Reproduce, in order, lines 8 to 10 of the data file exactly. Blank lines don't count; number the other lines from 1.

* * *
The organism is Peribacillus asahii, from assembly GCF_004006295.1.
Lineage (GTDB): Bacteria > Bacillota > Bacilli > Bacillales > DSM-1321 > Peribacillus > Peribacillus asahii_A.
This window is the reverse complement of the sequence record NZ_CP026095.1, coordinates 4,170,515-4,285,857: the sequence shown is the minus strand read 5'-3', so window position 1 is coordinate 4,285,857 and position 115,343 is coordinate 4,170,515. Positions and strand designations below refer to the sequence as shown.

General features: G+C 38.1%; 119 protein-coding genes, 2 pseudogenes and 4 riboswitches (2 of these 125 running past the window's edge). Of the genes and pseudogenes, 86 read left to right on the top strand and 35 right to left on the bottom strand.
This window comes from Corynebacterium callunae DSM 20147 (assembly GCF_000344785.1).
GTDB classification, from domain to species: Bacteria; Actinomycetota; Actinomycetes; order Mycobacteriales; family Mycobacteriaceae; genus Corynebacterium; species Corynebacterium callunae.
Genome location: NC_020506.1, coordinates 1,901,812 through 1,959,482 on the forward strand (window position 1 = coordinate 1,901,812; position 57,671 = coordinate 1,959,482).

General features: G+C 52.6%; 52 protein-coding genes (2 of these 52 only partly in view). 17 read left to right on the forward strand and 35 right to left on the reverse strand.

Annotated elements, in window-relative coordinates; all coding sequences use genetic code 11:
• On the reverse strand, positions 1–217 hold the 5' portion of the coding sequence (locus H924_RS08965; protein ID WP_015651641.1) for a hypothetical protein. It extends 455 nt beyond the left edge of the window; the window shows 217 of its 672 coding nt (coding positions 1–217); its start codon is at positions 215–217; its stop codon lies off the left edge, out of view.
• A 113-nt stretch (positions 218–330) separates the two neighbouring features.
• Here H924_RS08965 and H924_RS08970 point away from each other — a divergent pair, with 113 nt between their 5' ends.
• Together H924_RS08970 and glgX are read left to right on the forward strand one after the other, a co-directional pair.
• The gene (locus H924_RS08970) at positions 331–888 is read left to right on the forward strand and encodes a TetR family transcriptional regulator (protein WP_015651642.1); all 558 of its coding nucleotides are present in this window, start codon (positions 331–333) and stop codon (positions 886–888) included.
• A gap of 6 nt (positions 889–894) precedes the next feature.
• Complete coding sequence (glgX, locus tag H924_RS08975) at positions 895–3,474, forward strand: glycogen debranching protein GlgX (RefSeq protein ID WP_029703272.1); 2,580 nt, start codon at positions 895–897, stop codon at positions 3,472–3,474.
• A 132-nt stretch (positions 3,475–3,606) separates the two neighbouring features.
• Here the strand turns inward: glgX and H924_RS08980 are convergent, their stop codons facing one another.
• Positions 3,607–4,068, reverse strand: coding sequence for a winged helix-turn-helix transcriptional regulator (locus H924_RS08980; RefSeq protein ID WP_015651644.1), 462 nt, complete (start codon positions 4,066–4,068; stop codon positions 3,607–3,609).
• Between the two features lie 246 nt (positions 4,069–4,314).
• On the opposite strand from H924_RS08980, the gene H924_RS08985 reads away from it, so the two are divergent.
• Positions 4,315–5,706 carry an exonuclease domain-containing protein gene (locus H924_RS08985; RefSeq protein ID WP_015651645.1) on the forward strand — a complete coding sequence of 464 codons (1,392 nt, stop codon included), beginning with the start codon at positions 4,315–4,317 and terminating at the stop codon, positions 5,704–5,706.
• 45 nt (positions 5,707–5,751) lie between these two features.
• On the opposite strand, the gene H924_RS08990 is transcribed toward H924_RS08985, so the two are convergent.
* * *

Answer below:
General features: G+C 52.6%; 52 protein-coding genes (2 of these 52 only partly in view). 17 read left to right on the forward strand and 35 right to left on the reverse strand.

Annotated elements, in window-relative coordinates; all coding sequences use genetic code 11:
• On the reverse strand, positions 1–217 hold the 5' portion of the coding sequence (locus H924_RS08965; protein ID WP_015651641.1) for a hypothetical protein. It extends 455 nt beyond the left edge of the window; the window shows 217 of its 672 coding nt (coding positions 1–217); its start codon is at positions 215–217; its stop codon lies off the left edge, out of view.